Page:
The Library. Perhaps being transformed into a skeletal fun-palace of indeterminacy, but probably not.
The centre of Bracknell was both a pleasure to wander around but it was also very sad. A pleasure because of its townscape planning and 'festival style' architecture, but sad due to the lack of people, the empty shops, the sense of there being, you know, a massive recession ongoing, and a catastrophic collapse somewhat imminent.
But the architecture was very charming, all scandinavian influenced diet modernism; quietly hopeful...
And the mosaic on concrete is such a quintessentially 'festival style' detail. Up and down the UK, the little ceramic mosaic adorns all manner of buildings in their early old-age.
More people were around this street, but it was clear that commerce was not moving swiftly. If the shops were not selling generic discount wares they were empty, or given over to artists to at least keep them busy looking.
Ah, murals. If it's not 'FULCRUM XI' in bronze as described before, then it's a mural of good working people. Not quite an Eric Gill, but there's something about it nonetheless.
This unwieldy brute loomed up above the main square. Although dramatic, I'm pretty worried that nobody in there is getting much light in there, what with the depth of the plan. But still, it's an interesting example of something that would look much more at home in East London than out here.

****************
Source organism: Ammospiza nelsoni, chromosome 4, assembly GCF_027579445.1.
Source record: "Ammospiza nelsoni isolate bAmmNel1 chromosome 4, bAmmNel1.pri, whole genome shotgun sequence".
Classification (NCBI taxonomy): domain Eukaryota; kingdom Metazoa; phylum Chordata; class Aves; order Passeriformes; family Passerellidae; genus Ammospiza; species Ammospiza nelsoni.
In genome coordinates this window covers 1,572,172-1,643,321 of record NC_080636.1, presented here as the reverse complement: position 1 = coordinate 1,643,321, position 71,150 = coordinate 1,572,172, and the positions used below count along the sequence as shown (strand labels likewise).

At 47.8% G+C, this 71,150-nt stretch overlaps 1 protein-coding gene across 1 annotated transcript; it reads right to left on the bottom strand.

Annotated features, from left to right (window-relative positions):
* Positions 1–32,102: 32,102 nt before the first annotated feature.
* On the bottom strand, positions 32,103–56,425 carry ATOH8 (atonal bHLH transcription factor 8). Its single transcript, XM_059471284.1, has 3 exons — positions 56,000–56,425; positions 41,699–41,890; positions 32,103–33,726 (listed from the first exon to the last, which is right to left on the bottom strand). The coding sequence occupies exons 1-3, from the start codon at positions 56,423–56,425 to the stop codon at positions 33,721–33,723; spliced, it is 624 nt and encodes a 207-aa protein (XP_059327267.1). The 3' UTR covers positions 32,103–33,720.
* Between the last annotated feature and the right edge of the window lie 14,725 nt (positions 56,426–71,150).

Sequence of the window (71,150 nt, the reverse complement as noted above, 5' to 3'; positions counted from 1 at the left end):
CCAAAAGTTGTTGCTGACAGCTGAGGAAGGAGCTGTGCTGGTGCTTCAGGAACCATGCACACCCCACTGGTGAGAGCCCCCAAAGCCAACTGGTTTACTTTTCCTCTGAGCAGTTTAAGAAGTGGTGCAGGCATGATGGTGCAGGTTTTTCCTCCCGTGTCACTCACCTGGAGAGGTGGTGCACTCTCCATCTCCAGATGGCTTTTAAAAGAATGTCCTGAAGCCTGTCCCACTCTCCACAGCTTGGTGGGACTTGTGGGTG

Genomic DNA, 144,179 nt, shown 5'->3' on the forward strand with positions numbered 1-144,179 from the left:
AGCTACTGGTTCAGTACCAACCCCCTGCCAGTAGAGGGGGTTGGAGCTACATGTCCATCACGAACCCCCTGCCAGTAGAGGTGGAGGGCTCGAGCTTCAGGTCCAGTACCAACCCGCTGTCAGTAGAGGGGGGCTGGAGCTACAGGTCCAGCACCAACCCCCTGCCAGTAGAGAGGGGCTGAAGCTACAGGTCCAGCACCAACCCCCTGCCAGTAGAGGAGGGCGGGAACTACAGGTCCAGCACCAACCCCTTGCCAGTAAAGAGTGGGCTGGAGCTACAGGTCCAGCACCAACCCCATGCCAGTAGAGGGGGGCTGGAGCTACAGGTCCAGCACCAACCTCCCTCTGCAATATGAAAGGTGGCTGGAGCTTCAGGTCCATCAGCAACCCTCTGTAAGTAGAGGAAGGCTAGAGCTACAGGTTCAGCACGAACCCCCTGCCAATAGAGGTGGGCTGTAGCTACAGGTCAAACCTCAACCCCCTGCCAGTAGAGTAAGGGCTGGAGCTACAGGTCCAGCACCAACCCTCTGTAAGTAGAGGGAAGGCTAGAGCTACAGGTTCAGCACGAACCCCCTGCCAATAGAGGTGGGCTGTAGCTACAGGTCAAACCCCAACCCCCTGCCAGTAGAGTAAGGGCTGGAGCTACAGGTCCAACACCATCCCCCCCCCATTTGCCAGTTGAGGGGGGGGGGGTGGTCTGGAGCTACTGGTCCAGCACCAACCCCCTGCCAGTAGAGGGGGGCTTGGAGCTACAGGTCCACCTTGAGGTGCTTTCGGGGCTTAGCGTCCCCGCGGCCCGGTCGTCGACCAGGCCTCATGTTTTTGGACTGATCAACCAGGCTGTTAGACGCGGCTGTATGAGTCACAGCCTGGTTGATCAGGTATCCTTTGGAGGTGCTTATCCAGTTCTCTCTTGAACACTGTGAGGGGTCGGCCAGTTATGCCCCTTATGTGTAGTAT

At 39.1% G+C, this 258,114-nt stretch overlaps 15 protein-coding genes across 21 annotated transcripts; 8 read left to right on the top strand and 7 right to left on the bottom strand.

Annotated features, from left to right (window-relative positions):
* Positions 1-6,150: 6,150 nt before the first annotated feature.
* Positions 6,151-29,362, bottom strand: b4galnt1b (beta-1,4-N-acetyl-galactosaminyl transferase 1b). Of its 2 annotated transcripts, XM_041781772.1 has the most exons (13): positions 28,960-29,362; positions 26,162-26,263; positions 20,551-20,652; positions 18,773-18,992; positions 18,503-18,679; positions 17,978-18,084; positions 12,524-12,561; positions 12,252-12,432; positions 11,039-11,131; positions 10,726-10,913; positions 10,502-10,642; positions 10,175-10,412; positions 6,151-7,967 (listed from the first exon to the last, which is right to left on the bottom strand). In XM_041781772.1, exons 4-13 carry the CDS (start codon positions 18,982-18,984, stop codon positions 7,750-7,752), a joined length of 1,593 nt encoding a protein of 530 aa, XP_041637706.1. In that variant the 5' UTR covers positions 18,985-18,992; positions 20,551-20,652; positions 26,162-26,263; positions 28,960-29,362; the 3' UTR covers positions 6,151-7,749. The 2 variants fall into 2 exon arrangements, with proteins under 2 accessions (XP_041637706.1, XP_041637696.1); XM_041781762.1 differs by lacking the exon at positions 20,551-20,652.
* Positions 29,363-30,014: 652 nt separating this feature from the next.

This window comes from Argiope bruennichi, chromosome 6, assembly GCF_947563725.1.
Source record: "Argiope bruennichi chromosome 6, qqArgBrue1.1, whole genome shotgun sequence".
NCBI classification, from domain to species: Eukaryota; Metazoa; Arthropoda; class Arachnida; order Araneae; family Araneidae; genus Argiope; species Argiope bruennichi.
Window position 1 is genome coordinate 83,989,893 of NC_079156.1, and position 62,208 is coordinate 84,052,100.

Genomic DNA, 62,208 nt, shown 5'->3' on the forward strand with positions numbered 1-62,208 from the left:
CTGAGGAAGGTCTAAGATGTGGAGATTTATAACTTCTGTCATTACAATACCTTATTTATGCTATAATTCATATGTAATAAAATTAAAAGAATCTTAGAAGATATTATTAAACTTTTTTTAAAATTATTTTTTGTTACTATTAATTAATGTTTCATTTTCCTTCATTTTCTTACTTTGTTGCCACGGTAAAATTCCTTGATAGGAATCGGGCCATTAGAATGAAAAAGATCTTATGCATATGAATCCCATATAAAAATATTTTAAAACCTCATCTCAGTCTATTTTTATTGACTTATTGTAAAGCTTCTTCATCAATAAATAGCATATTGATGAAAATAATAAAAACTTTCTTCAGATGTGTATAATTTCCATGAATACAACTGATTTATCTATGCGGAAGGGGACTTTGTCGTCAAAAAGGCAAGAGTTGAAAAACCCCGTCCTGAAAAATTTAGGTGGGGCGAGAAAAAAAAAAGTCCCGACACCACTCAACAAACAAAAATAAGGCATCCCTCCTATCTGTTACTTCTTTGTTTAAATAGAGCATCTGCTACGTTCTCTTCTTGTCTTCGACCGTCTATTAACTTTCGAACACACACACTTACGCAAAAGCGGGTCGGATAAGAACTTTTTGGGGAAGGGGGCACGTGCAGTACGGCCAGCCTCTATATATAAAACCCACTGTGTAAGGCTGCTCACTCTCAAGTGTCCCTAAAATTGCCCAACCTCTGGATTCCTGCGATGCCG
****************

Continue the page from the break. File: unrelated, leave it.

Could this image be any more evocative of post-war Britain? 'Festival Style' building, with a pedestrian rout underneath, a sad looking bandstand (with those lozenge shapes that were popular in the 1950s - where did they come from?), two strolling boys, as well as signs to the post office and the college. The CCTV and mobile phone shop seem like such an anachronism in this scene.
A real mural. Royalty, animals, industry, lives, fighting, objects, stories, memories, narratives.
The square in full. The bland office block in the corner, the parapet details on the raised building to the right, the raised walkways, the fountain (in shadow), the low rise shopping, this was almost an uncanny vision of the post-war British town, almost too perfect an example to be real.
I mean, it even has a expressionist modernist catholic church, for god's sake! It couldn't be more new town if it tried.
This was horrible though. Such a grim canopy, dirty, cheap, over-engineered, pigeon netted. What's more, hanging out of shot is a banner saying "LOVE SHOPPING SEE YOU AGAIN SOON", as if it wasn't depressing enough. It's difficult, because as you might have noticed I'm a bit of fan of sad looking canopies and other such structures, but there was just something ignorant and heavy about this one that oppressed so.
I'm a huge fan of the escape staircase, as the virtuosic modernist counterpoint to the straight-laced gridded orthographic building. Le Corbusier was a real master at making his escape staircases work for the building, in his Indian projects especially, they are eccentric, angled structures putting the whole building into a sort of compositional tension. And here, I spotted one upon which an effort had been made.